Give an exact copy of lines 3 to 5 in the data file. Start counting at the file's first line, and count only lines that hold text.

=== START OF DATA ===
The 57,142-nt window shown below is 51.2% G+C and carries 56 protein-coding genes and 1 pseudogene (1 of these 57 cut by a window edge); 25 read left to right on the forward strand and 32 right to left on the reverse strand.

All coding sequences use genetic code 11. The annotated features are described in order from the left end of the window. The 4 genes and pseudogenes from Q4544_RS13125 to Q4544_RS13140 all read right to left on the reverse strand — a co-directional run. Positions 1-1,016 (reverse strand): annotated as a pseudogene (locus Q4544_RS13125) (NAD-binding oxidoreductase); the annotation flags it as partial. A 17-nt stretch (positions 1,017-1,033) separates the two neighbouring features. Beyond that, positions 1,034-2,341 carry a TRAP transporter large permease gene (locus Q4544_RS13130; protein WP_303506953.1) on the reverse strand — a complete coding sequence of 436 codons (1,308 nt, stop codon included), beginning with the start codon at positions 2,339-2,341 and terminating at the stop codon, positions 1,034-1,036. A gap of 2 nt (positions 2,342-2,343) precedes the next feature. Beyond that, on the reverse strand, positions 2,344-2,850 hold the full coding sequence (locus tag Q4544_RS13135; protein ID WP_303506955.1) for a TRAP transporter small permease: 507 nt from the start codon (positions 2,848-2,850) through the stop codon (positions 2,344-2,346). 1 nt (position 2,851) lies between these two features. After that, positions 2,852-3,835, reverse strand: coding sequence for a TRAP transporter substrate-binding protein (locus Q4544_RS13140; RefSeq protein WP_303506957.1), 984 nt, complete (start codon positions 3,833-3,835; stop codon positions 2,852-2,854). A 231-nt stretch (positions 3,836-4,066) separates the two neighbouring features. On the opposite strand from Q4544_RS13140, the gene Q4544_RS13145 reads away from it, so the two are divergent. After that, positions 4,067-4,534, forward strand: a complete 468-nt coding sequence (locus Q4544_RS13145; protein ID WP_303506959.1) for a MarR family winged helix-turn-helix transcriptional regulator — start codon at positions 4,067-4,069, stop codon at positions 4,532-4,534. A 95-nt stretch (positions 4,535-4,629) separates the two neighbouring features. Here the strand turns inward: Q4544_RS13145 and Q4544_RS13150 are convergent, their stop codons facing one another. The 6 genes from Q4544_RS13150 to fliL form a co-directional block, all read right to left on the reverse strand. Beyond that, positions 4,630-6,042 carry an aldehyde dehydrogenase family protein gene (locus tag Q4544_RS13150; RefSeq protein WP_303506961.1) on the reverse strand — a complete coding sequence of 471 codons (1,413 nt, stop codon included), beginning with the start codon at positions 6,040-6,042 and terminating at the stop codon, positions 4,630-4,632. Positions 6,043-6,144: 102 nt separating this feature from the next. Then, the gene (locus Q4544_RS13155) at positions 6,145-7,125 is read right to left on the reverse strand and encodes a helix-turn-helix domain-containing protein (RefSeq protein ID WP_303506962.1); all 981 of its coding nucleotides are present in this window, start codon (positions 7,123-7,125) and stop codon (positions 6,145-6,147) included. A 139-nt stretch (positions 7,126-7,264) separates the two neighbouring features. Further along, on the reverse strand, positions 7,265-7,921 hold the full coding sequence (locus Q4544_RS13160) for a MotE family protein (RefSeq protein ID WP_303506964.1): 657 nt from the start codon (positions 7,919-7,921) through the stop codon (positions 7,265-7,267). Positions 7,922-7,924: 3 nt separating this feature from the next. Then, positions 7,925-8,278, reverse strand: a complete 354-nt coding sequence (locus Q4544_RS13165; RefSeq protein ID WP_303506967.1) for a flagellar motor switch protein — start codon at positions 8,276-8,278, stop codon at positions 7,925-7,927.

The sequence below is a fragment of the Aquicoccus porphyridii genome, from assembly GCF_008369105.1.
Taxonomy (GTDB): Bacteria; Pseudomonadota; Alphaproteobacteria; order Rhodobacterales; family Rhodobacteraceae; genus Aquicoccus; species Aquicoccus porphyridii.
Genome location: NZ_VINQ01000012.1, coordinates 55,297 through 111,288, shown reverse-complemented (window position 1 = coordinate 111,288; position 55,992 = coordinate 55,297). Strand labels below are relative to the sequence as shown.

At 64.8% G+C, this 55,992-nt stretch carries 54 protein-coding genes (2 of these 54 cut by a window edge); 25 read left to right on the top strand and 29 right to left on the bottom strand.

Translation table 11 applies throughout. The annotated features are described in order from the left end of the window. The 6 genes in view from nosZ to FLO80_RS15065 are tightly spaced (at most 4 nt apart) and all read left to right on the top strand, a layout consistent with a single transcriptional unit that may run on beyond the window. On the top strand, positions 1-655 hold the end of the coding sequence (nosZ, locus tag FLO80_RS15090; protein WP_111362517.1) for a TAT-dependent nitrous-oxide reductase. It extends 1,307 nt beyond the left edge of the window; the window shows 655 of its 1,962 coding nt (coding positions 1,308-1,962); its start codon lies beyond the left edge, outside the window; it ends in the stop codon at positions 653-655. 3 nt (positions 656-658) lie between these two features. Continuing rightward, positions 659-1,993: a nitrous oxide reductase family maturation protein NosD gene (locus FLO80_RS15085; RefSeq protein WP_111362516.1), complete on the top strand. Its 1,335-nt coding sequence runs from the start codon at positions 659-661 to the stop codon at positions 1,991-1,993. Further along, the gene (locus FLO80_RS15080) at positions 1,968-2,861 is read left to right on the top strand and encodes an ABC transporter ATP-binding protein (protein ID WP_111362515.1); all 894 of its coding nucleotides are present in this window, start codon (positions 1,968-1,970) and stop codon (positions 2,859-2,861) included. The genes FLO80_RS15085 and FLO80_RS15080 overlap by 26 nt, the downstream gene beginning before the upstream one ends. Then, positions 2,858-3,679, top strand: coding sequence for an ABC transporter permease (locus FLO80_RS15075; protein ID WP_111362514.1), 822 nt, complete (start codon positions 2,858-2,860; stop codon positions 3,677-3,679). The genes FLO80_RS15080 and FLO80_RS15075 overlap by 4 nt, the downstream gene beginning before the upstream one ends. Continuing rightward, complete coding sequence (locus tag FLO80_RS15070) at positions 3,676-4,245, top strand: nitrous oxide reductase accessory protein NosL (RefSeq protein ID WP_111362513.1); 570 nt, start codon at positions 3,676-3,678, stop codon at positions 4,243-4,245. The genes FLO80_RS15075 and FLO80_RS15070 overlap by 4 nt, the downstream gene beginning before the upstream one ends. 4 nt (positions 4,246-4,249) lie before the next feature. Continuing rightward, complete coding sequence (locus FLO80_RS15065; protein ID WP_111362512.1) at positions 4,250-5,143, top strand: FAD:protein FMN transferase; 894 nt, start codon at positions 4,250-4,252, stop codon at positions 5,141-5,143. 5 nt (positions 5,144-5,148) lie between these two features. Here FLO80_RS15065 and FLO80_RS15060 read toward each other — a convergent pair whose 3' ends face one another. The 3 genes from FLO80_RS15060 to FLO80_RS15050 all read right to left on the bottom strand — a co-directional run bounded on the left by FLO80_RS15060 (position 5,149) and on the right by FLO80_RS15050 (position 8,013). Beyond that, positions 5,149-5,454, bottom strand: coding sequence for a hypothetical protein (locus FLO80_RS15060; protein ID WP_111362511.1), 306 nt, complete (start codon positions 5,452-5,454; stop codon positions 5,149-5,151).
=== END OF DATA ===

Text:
The sequence below is a fragment of the Aquicoccus porphyridii genome, from assembly GCF_008369105.1.
Taxonomy (GTDB): Bacteria; Pseudomonadota; Alphaproteobacteria; order Rhodobacterales; family Rhodobacteraceae; genus Aquicoccus; species Aquicoccus porphyridii.
Genome location: NZ_VINQ01000012.1, coordinates 55,297 through 111,288, shown reverse-complemented (window position 1 = coordinate 111,288; position 55,992 = coordinate 55,297). Strand labels below are relative to the sequence as shown.